eHealth, Management, CT, Radiation therapy / Oncology, Patterns of Care, Workforce
A. J. McKean, L. Sullivan, A. Shorthouse; Garran, ACT/AU
At the start of 2020, the world experienced its first pandemic of the 21st century. Novel coronavirus (COVID-19) has spread around the world, affecting millions and the current death toll stands at over 3 million.1
In late March 2020, the Australian Government expanded the Medicare-subsided telehealth services amidst the evolving COVID-19 pandemic.2
Prior to the pandemic, the utilisation of telephone follow-up within oncology patients had been demonstrated across a variety of tumour groups.3, 4, 5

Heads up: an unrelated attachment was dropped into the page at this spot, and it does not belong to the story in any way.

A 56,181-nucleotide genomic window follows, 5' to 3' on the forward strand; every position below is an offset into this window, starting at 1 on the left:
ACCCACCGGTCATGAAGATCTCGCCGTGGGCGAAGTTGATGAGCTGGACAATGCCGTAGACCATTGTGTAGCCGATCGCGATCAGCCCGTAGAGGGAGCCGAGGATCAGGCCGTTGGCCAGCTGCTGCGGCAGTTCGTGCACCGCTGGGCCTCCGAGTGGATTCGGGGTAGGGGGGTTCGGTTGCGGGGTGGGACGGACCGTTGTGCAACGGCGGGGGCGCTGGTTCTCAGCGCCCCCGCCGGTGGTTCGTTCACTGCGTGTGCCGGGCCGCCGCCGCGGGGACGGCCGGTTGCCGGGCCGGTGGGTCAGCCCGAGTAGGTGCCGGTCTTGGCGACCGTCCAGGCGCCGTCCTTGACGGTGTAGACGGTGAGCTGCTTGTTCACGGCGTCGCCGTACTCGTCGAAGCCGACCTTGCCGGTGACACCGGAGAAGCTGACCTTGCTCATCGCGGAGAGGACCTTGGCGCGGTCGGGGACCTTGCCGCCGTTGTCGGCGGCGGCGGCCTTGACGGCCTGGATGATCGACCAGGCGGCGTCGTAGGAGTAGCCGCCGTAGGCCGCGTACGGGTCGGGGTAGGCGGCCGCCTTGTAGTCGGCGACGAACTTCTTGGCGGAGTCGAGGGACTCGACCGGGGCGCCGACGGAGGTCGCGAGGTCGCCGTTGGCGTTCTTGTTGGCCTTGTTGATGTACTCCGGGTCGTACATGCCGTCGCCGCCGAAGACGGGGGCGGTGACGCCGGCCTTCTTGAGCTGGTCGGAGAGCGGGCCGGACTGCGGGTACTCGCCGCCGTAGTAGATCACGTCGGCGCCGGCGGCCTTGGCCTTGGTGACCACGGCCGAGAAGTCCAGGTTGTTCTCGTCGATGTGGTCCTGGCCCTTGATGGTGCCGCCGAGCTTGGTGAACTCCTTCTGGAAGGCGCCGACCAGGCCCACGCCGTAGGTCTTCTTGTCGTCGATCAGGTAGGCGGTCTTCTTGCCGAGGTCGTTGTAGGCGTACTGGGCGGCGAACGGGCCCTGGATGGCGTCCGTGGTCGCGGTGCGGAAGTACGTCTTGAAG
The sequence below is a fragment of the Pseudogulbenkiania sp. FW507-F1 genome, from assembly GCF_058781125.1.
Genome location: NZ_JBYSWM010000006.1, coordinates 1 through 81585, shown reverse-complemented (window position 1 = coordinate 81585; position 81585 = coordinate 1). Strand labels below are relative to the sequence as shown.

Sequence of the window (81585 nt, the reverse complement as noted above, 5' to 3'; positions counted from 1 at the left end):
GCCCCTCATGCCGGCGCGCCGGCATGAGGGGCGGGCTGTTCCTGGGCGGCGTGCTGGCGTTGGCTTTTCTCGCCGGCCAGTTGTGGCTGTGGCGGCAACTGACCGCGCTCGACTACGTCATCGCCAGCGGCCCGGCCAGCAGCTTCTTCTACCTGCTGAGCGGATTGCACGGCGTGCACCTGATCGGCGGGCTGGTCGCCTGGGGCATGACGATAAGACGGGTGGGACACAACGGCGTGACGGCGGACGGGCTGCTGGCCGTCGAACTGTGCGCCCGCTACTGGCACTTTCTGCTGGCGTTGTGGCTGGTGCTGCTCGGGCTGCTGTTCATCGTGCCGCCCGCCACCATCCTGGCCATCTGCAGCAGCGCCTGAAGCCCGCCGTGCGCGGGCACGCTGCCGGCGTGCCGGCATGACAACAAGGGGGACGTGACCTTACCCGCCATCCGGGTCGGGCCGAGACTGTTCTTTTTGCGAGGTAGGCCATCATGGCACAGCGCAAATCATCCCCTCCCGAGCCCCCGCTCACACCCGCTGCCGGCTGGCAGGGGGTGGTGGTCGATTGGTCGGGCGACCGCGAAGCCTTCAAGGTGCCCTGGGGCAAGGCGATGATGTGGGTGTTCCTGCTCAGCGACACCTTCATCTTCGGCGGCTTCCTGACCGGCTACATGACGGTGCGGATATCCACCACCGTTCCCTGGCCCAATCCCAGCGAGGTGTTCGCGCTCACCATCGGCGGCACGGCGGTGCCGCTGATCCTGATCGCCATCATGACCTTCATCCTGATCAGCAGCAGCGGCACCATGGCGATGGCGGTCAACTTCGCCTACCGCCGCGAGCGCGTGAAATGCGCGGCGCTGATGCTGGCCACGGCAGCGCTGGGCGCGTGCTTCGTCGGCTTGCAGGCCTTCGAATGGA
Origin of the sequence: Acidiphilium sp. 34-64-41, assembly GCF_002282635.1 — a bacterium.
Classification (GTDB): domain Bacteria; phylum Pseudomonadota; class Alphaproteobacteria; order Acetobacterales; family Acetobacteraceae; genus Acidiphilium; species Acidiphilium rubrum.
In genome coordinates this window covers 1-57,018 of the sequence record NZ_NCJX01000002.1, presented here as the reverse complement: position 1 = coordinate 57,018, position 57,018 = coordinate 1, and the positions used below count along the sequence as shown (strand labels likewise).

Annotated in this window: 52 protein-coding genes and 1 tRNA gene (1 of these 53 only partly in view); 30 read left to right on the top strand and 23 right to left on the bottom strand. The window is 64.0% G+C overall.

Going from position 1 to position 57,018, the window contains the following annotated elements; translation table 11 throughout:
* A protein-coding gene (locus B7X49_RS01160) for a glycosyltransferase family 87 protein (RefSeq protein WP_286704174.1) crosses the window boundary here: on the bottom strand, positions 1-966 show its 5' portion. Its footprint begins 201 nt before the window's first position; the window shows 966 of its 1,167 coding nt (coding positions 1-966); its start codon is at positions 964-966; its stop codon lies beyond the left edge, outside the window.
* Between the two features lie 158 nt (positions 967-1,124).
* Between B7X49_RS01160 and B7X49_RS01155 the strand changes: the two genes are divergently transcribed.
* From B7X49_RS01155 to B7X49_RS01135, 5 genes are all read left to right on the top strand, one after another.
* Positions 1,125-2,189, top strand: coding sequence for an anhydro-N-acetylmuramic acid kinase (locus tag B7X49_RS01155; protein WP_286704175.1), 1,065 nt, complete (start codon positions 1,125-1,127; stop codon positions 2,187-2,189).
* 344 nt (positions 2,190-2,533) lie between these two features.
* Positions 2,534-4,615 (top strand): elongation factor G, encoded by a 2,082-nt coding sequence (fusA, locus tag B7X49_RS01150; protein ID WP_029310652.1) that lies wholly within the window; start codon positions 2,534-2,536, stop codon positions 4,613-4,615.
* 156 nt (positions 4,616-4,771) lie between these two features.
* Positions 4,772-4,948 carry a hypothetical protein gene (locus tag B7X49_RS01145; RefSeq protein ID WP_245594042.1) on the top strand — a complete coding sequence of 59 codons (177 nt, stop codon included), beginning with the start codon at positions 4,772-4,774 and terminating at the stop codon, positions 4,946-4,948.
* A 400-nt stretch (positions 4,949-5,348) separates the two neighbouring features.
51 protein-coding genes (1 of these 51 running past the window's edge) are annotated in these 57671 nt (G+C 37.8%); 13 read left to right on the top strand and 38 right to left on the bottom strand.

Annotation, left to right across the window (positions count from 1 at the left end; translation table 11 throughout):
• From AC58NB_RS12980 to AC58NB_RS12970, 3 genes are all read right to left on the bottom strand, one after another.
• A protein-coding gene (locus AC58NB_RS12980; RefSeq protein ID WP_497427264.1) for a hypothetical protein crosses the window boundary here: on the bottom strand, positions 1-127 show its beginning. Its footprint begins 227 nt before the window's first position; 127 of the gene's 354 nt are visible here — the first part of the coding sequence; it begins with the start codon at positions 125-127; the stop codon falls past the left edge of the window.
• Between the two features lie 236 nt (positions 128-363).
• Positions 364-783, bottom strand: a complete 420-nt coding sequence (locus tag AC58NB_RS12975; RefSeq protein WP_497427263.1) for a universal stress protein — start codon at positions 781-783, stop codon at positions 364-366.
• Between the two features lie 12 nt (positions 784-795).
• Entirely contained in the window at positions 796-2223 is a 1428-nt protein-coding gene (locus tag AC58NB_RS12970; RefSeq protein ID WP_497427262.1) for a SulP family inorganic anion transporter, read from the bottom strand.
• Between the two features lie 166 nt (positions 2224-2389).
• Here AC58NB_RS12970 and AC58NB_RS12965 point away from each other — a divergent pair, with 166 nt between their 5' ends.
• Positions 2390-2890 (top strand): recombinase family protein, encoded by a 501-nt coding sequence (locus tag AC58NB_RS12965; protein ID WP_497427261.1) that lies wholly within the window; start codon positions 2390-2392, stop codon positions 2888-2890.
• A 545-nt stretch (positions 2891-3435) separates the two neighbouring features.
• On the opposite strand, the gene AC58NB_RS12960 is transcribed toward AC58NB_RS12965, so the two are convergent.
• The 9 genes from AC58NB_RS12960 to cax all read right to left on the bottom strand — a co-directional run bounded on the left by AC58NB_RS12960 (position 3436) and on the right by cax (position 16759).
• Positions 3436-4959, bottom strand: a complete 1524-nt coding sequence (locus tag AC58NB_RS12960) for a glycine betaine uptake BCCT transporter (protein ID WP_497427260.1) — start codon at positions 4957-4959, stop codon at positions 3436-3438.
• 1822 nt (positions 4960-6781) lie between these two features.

The aim of this project was to determine the percentage of telephone/telehealth consultations that resulted in subsequent face-to-face consultations during the first wave of the 2020 COVID-19 pandemic and assess the reasons for these face-to-face consultations.
We hypothesised that there would be a small number of patients requiring subsequent face-to-face consultations